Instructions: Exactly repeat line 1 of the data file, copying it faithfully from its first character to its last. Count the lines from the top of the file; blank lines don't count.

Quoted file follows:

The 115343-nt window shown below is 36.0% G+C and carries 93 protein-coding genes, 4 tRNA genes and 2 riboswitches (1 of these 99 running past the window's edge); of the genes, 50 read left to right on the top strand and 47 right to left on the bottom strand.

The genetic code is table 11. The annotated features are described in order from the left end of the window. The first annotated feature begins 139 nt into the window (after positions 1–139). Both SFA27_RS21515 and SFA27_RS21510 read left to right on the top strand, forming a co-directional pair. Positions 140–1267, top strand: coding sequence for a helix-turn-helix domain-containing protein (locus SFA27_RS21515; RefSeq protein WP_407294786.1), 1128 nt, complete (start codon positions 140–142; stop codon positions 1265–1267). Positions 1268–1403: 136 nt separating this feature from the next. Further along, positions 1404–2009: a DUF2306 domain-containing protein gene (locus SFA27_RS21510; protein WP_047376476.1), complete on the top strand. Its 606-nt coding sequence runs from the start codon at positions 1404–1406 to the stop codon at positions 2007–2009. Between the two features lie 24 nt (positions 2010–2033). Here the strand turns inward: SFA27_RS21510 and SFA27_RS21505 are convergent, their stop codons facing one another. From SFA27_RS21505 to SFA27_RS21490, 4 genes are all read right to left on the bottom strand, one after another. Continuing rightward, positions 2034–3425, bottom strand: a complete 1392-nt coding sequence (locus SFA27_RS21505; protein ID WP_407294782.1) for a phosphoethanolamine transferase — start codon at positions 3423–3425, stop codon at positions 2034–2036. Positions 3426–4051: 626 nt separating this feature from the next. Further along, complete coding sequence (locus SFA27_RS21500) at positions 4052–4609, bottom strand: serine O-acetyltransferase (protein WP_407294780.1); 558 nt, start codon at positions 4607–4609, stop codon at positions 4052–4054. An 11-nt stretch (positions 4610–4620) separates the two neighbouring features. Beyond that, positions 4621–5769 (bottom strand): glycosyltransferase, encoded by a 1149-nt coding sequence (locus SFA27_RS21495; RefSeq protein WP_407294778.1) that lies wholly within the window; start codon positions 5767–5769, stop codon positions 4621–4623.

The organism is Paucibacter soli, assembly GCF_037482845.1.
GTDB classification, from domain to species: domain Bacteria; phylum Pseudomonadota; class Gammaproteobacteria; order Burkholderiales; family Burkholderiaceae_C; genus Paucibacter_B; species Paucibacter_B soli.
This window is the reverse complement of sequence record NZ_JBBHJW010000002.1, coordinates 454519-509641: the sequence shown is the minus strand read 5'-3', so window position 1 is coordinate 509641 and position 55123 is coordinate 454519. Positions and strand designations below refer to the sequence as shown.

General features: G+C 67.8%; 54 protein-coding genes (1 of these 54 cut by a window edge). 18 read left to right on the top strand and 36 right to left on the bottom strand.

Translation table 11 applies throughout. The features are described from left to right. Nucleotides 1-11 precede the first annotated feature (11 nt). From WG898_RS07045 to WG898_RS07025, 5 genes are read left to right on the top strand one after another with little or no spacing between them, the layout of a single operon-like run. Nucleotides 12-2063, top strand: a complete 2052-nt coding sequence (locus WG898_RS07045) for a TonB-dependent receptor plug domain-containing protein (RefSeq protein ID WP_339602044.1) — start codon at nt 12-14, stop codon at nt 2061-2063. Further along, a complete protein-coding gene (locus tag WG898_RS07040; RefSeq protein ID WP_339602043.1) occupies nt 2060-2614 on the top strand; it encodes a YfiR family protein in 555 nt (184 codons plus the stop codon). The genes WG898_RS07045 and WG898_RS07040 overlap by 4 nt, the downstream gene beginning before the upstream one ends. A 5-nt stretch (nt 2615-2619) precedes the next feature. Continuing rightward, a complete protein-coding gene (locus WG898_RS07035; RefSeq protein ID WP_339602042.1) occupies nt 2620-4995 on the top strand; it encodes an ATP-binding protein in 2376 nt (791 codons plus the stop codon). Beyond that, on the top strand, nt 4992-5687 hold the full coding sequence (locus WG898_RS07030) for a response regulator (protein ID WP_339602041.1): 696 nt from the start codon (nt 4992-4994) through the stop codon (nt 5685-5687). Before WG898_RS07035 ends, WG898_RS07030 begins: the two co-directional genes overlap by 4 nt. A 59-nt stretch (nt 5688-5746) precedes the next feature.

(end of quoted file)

The 115343-nt window shown below is 36.0% G+C and carries 93 protein-coding genes, 4 tRNA genes and 2 riboswitches (1 of these 99 running past the window's edge); of the genes, 50 read left to right on the top strand and 47 right to left on the bottom strand.